Dog Kennel Hill’s partnership with Xolani Primary School in Guguletu, Cape Town, South Africa.
Dog Kennel Hill Primary School first became linked with Xolani Primary School in 2004. We were part of a 3-year global partnership project managed by the British Council and funded by Old Mutual Bank. It was a highly stimulating, rewarding and exciting project which formally ended in 2007 but we are very pleased to have continued the links between our schools since then. It has been wonderful that DKH parents and friends have been raising funds for much-appreciated resources at our twin school, Xolani, for several years.
During the project Dog Kennel HilI staff visited and taught at Xolani School and Xolani teachers also came to London and taught at DKH. Of the current DKH staff Robyn Harrison and Katherine Nicholls travelled to Guguletu twice, staying with teachers there and making a really invaluable contribution to the success of the project. I have felt privileged to have been able to visit Xolani almost every year since 2004, becoming firm friends with the principal, Mrs Jackie (Silele) Ngesi, and getting to know and love Guguletu and the Xolani community well. I last visited the school in January 2009 taking £400 of resources from DKH to Xolani. Your fundraising provided pencils, pens, rubbers and rulers and lovely, illustrated books for every class as well as CD players for every year group. This was a tremendous help for classes there at the beginning of their new school year.
Here is some background information about Xolani School and education in township schools of the Western Cape Education Board.
Xolani Public Primary School
Xolani Public Primary School in Guguletu township is struggling desperately against a bureaucracy that still disadvantages poor black families of the Cape. There is a huge difference in the facilities and resources of schools like Xolani and those of the Former Whites Only (FWO) Schools in Cape Town.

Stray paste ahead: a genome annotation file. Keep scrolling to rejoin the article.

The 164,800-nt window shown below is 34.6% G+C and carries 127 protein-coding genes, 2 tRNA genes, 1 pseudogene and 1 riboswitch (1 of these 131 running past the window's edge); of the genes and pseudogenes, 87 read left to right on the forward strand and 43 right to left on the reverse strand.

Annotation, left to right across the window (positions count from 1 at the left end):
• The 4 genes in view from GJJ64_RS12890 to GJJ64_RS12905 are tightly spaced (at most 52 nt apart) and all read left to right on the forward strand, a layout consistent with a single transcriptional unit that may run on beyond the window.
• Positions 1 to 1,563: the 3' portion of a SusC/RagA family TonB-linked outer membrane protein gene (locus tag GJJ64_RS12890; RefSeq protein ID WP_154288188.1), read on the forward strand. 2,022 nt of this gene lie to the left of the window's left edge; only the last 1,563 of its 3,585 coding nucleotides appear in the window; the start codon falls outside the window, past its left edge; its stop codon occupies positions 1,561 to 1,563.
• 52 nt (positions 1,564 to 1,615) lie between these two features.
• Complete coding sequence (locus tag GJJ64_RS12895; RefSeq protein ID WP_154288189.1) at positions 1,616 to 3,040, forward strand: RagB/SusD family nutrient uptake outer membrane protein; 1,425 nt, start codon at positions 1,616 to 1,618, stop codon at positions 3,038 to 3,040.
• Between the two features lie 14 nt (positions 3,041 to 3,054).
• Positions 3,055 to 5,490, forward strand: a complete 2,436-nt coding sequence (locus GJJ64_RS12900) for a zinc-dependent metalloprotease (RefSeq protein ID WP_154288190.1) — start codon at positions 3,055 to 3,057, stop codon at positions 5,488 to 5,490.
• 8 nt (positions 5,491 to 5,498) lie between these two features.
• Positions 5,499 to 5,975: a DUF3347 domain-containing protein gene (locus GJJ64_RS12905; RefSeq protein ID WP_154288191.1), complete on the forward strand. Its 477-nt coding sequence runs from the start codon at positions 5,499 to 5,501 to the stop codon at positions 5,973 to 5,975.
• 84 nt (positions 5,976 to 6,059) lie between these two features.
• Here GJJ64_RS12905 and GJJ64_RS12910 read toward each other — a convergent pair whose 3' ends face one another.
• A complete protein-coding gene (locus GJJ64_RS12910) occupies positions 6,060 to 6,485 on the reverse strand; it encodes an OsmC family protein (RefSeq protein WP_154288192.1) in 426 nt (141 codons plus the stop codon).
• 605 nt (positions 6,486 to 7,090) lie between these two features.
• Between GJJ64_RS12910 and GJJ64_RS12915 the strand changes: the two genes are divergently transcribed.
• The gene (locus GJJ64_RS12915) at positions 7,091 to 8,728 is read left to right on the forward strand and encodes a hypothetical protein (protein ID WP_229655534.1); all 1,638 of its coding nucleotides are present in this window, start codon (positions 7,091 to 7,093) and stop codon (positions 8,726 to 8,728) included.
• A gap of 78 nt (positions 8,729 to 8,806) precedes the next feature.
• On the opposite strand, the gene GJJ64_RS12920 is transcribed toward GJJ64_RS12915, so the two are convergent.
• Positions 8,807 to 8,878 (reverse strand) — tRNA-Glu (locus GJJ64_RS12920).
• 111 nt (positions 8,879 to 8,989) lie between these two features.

Here are some facts about our partner school:-
- There are about 500+ children aged 4/5 to 12 years in 12 or 13 classes. 2 new reception classes were set up during 2009/10.
- All children speak Xhosa as their first language. They are taught in Xhosa (in all subjects for the younger children) and English. Children are also taught Afrikaans. This is Western Cape Education Board policy.
- Many of the children live in shacks or makeshift housing.
- Most of the children and their families are affected by HIV/Aids and other health problems such as tuberculosis. Many children are carers for sick adults and look after younger siblings and many children have lost their parents, being brought up by other family members. There is massive unemployment in the townships. Families of staff of the school are also affected by HIV/Aids as well as suffering economic hardship.
- Most teachers trained pre-1994 (end of apartheid), when training for black teachers was not as good as that for other teachers.
- Jackie Ngesi is a charismatic and active head teacher who promotes a broad, stimulating education for Xolani children, including environmental and gardening projects which benefit the community as well as the school. They have recently set up a large greenhouse where all classes grow vegetables. The community also use Xolani grounds for growing food.
- The school buildings are in need of updating. There is a problem with break-ins and burglaries. Part of the playground now has a tarmac surface (thanks to a German charity) so children can enjoy sports activities (very, very popular in South Africa!). The backdrop to Xolani’s playground is the beautiful Table Mountain. Xolani School is very short of sports equipment.
- The school has positive links with Kirstenbosch Gardens (Cape Town’s equivalent of Kew Gardens) and Old Mutual Bank.
- Xolani School has started chess recently. Two pupils (one a girl) have done very well, beating children at FWO schools.
General funding background
Until very recently the funding for schools worked in ways which continue to disadvantage schools like Xolani. Local government funding is based primarily on the January roll of children. Funding is allocated per capita. But it is insufficient and schools need top-up from parents’ fees. This top-up is essential for the running of a school, not a luxury.